We are very close to a Senate vote on HB 625, a bill that would put protections in place to preserve the life of preborn children who are at least 24 weeks gestational age. Support is growing, but we are also facing determined opposition. HB 625-FN is a carefully crafted and worded bill representing the combined efforts of legislators and legal scholars, including two proposed amendments to strengthen it – the Birdsell and French amendments – which Cornerstone supports.
Unfortunately, it could just as easily be undone, especially if amendments designed to gut the bill are considered and passed. To pass viable legislation, we will need to stay vigilant and guard against efforts to dilute or sabotage the bill through harmful amendments.
It’s important to note there are many good reasons for HB 625’s objective standard of 24 weeks. Here are two key ones:
- It fixes the previous concerns with an earlier 2018 bill that criticized the standard of “viability” as subjective and not clear.   24 weeks is objective, clear, and gives clear notice to everyone what the law is.
- 24 weeks is a very moderate standard. Until relatively recently, states such as Massachusetts, Nevada, and New York all used the 24-week standard to ban abortions. Sadly, in the past few years, these states have legalized abortion up to the point of birth, the last being Massachusetts in December of 2020. 
It is important to note that, in our current legislative climate, that there will always be opposition to any attempts to protect preborn life. Many of the same people who criticized the idea of a “viability” ban in 2018 are now proclaiming that the 24-week standard is “too arbitrary.”
There are two ways to defeat a bill at this point — either vote it down outright or poison it from inside with amendments that, while positioned as well-meaning, are actually designed to sabotage the bill.
So-called “sabotage amendments” could defeat the bill and its purpose and actually do more harm than good. Here are some amendments we should all oppose for HB 625:
- Felony penalties should not be stripped from the bill. Massachusetts and Nevada’s laws both carried felony penalties at 24 weeks, making this a moderate penalty. Additionally, consistency and clarity in the law are key. Not only would stripping the bill of felony penalties make HB 625 ineffective, it would be inconsistent with current NH law. Our one abortion restriction barring one specific late-term abortion procedure, intact dilation and extraction, carries class B felony penalties: see RSA 329:36.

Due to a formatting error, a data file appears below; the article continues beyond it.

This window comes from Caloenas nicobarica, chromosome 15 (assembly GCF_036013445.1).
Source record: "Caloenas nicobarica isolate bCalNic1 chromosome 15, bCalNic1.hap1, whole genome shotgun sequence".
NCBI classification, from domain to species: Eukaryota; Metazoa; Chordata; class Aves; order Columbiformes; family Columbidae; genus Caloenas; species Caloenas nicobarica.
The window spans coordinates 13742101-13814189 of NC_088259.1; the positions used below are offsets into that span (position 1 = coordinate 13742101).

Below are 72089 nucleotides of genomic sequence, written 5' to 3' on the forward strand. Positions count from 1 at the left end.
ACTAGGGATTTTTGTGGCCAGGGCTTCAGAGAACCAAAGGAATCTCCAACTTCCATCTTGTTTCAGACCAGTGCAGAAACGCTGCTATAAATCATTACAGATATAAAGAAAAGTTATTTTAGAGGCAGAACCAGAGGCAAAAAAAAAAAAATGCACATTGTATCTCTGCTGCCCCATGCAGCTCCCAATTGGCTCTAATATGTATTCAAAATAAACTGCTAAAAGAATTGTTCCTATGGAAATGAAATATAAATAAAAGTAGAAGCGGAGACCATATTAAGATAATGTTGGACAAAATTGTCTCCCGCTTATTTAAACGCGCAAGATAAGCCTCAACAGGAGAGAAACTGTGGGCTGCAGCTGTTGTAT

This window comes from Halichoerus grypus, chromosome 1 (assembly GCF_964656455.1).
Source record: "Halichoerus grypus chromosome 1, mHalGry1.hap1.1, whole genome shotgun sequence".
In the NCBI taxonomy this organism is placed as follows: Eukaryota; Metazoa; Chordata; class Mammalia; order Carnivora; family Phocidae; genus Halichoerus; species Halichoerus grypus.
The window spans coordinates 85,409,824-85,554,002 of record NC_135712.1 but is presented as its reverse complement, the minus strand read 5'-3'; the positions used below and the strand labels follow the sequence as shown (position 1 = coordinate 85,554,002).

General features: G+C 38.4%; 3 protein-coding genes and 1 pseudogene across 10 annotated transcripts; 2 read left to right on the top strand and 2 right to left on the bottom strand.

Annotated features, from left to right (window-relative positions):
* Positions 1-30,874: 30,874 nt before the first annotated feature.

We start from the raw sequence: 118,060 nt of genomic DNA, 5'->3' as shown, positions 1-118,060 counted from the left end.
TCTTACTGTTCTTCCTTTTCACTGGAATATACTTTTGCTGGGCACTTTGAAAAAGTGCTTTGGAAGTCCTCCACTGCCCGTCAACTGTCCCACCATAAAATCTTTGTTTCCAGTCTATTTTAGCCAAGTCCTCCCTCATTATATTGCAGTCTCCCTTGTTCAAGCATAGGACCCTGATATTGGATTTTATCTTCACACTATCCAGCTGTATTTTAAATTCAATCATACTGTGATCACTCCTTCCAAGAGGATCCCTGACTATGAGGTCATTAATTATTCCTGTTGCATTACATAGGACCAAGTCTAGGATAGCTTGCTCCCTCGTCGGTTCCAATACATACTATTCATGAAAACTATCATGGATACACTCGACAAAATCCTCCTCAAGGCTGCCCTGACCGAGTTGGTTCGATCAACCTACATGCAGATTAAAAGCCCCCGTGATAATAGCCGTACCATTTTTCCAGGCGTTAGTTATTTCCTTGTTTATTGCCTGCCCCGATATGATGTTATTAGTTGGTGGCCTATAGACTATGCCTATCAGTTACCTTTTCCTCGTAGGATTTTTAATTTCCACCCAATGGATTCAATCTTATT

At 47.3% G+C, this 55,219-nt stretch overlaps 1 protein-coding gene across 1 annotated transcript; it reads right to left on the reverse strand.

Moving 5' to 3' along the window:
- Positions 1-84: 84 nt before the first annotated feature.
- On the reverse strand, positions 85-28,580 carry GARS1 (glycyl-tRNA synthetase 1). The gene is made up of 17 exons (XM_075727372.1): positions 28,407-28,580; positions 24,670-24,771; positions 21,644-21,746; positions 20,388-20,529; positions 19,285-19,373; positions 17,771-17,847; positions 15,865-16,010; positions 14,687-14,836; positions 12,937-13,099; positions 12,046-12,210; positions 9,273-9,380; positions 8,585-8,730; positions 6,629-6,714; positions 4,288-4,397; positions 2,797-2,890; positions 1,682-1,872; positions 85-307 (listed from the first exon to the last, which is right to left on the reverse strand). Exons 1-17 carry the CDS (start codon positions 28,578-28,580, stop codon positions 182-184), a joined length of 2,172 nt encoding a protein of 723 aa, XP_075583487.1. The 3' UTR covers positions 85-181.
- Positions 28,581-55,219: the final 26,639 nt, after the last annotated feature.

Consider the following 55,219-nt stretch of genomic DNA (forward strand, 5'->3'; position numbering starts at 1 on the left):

- There should be no exception for fetuses with fetal anomalies. Massachusetts did not include such an exception in their pre-December 2020 legislation. And, by introducing a subjective assessment of viability into the law, the objective clarity of a 24-week standard could be lost, making the bill unnecessarily complex to defend in court.
- The idea of adding a “rape and incest exception” to a 24-week ban is not a good faith proposal. Neither the Massachusetts nor Nevada law included such an exception – and for good reason. This is a 24-week ban, a point far beyond a woman’s knowledge of her pregnancy and ability to act. Such an amendment would not actually help any women: its only purpose would be to sow discord and sabotage the bill when it returns to the House.
If HB 625-FN is to pass and fulfill its moderate mission of protecting late-term preborn life in the state, it will need informed and educated support for the original bill and the proposed Birdsell and French amendments. Any other amendments could endanger the bill and its effectiveness. Please let your senator know you are only in favor of the Birdsell and French amendments and oppose additional amendments.
 See HB 1680, 2018.
 HR Vol. 40 No. 9, 2 March 2018, 71-72, HB 1680-FN, Minority (“This bill, by seeking to prohibit abortion after viability, would open the door to challenge the decisions of doctors who treat women later in pregnancy. Viability differs based on the pregnancy, the gender of the fetus, and even the capacity of the medical facility. A blanket ban would replace the analysis and decisions of doctors with the inflexible opinion of government, and risk a chilling effect. This is made worse by the bill’s lack of an exception for the health of the pregnant woman… Moreover, this bill is not needed, as abortions after viability are not routinely performed in New Hampshire.”). Note that, although the Minority stated that the bill lacked a health exception, this was not correct. HB 1680, as introduced, incorporated a life exception, a separate health exception, and other additional exceptions.
 The ban said “Any person who violates the provisions of sections twelve L or twelve M [prohibiting abortion “If a pregnancy has existed for twenty-four weeks or more…”] shall be punished by imprisonment for not less than one year nor more than five years.” Mass. Gen. Laws Part I, Title XVI, Ch. 112, Sec. 12N (2020).
 Before bans on intact D&E were passed, physicians preferred to “begin every D&E abortion with the objective of removing the fetus as intact as possible.” Gonzales v. Carhart, 550 U.S. 124, 155-156 (2007).